In this article
- Are You Wondering Whether Or Not A Cash-Out Refinance Is The Best Way To Pay Off Your Debt?
- What Exactly Is It?
- Some Of The Risks
- - Risking Your Home
- - Closing Costs
- - Credit Score
- Some Alternative Ways To Pay Off Debt
- - Debt Consolidation Loan
- - Balance Transfers
- - Ask For Lower Rates
- - Use The Debt Snowball Method or The Debt Avalanche Method
- Ensure Your Credit Is Right
Are You Wondering Whether Or Not A Cash-Out Refinance Is The Best Way To Pay Off Your Debt?
If you currently have a home that you own, you may be eligible to leverage a cash-out refinance to pay off any current debt you have. There are always pros and cons to these things. You want to consider the pros and cons to figure out whether or not it’s in your best interest to leverage your home’s equity to pay off outstanding debt. You want to look at not only your current financial situation but also your financial goals to figure out if it’s the best decision.
What Exactly Is It?
Doing mortgage refinancing helps you to replace your existing mortgage loan with a completely new one. A lot of people end up doing this type of refinancing to improve the interest rate they are getting and thus decrease their mortgage payments in the process. However, as the principal amount of the loan decreases and your home’s value increases, a cash-out refinance will help you leverage more of the equity you’ve accumulated.
For instance, if you have a $250k mortgage balance on your home that is valued at $400k, a lot of lenders will give you 80% lending power of the current value. Therefore, you could consider refinancing your loan for around $320k.
The total difference between the newest loan you get and the original one is effectively what you receive in cash from the lender. You are then free to utilize that cash for whatever you want including:
– Consolidate any debt
– Make home improvements
– Use as emergency funds
– Use for education
– Deal with other major expenses
However, just because you own property doesn’t mean that you are automatically eligible for it. For one, you need to have enough accumulated equity in your home to meet the requirements of most lenders. For instance, you need to have an 80% ratio of loan to value.
Also, a lot of lenders will end up factoring other things into their lending equation to see whether or not you are eligible. These things can include what your credit score is, whether or not you have existing unpaid debt, your debt to income ratio, what kind of job security you have, and a lot more.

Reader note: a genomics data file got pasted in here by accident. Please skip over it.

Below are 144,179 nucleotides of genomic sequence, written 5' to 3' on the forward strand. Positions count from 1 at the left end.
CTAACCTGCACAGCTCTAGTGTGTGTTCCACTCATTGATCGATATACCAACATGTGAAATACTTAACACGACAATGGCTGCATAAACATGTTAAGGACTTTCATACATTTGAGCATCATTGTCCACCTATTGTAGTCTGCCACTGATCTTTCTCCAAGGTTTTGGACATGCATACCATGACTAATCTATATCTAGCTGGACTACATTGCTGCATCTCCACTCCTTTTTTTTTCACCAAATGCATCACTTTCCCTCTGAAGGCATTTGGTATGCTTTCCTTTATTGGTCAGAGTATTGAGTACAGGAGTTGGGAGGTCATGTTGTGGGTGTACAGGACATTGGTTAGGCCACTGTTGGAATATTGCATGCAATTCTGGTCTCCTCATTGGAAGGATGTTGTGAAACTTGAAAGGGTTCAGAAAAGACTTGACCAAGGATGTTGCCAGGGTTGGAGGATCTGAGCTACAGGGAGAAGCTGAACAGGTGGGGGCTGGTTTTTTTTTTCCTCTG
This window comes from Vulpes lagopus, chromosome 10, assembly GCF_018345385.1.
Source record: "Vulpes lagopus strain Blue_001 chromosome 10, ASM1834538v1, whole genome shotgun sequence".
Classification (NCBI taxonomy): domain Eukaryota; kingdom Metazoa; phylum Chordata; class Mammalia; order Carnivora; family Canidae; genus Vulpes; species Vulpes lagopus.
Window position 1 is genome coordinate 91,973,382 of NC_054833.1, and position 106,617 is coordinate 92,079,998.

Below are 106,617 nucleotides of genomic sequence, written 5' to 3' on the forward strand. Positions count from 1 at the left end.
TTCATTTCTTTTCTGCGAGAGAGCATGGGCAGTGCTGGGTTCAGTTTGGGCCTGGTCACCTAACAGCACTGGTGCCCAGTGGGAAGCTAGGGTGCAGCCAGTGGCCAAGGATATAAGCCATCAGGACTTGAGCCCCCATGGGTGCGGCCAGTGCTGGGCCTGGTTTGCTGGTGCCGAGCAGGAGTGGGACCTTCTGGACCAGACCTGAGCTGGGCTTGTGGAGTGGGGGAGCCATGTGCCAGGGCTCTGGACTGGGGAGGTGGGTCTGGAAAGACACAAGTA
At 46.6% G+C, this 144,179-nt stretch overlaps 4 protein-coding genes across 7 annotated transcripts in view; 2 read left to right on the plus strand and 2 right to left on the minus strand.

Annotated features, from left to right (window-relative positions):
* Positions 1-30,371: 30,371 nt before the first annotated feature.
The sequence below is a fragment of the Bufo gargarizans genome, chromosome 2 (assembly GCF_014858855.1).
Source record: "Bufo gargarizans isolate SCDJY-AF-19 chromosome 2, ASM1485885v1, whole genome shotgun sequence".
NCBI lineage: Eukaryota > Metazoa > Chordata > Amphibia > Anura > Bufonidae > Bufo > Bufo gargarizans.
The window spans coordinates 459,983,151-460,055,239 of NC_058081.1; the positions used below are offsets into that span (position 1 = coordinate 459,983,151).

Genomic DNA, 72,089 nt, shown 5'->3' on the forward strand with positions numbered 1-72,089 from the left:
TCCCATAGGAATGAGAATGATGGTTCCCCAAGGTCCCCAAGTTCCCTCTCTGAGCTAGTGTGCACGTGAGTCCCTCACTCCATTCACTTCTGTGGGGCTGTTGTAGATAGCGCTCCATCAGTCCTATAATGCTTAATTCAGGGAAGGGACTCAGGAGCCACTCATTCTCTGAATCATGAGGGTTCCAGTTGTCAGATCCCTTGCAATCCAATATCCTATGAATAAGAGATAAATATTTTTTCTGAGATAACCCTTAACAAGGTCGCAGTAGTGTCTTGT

It could be possible to get this type of refinancing without good credit, but it’s not likely. A lot of lenders don’t specialize in working with subprime borrowers and you will likely have a lot of other requirements you need to meet if you want to use this method.
Some Of The Risks
Perhaps one of the main reasons you may want to consider this type of cash-out refinancing has to do with paying off any high-interest debt. A lot of times, you can get a much lower interest rate on your mortgage than any credit card you have. If you have accumulated a lot of high-interest debt, it will make sense to leverage your home’s equity to pay it off so you aren’t stuck paying astronomically high rates.
However, there are major risks to be aware of if you are thinking about using this method. These include:
– Risking Your Home
One of the major risks associated with using this method of refinancing has to do with you using your home as leverage. After all, you are effectively converting unsecured debt into secured debt. With this method, your mortgage payment will increase. If you don’t make timely payments, you are likely to have to deal with foreclosure at some point. Whereas, if you end up defaulting on your credit card payments or a personal loan, it’s not going to have nearly as devastating consequences. While you will have your credit score negatively impacted, it’s not going to cost you the place you live.
– Closing Costs